Print a list in reverse order with range()?
It's much more meaningful.
If you want it to be a list (as btk pointed out):
If you want to use only
range to achieve the same result, you can use all its parameters.
range(start, stop, step)
For example, to generate a list
[5,4,3,2,1,0], you can use the following:
range(5, -1, -1)
It may be less intuitive but as the comments mention, this is more efficient and the right usage of range for reversed list.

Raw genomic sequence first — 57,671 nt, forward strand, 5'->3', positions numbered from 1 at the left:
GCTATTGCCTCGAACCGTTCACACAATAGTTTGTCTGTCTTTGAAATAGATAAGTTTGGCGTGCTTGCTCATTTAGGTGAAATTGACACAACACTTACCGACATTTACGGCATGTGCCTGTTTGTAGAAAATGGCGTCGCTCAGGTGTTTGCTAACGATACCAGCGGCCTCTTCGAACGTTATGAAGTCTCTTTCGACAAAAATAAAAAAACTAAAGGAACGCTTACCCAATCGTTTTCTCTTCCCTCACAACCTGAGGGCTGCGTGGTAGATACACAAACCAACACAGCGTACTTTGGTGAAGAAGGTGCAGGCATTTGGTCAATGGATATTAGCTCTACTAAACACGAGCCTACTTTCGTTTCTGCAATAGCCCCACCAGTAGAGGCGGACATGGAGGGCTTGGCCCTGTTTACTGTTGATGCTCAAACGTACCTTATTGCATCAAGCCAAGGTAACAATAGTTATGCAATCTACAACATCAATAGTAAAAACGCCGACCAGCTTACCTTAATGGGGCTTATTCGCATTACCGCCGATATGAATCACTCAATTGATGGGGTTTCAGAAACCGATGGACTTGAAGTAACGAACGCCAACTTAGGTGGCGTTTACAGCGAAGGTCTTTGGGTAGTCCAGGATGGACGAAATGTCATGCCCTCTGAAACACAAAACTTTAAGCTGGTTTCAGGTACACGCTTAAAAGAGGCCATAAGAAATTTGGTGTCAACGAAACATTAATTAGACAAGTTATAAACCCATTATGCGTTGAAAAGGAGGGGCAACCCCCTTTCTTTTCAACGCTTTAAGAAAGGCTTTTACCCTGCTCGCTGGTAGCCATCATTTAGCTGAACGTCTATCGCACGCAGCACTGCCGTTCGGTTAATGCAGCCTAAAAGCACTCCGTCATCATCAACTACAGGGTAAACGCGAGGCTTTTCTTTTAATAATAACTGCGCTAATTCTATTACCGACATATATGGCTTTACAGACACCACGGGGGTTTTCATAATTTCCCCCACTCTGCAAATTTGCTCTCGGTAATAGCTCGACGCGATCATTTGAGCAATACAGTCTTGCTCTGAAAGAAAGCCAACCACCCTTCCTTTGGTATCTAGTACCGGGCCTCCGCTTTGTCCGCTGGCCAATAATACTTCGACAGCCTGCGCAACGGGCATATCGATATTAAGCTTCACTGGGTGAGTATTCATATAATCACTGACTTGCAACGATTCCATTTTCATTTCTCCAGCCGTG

Use the 'range' built-in function. The signature is
range(start, stop, step). This produces a sequence that yields numbers, starting with
start, and ending if
stop has been reached, excluding
range(9,-1,-1) [9, 8, 7, 6, 5, 4, 3, 2, 1, 0]range(-2, 6, 2) [-2, 0, 2, 4]
In Python 3, this produces a non-list
range object, which functions effectively like a read-only list (but uses way less memory, particularly for large ranges).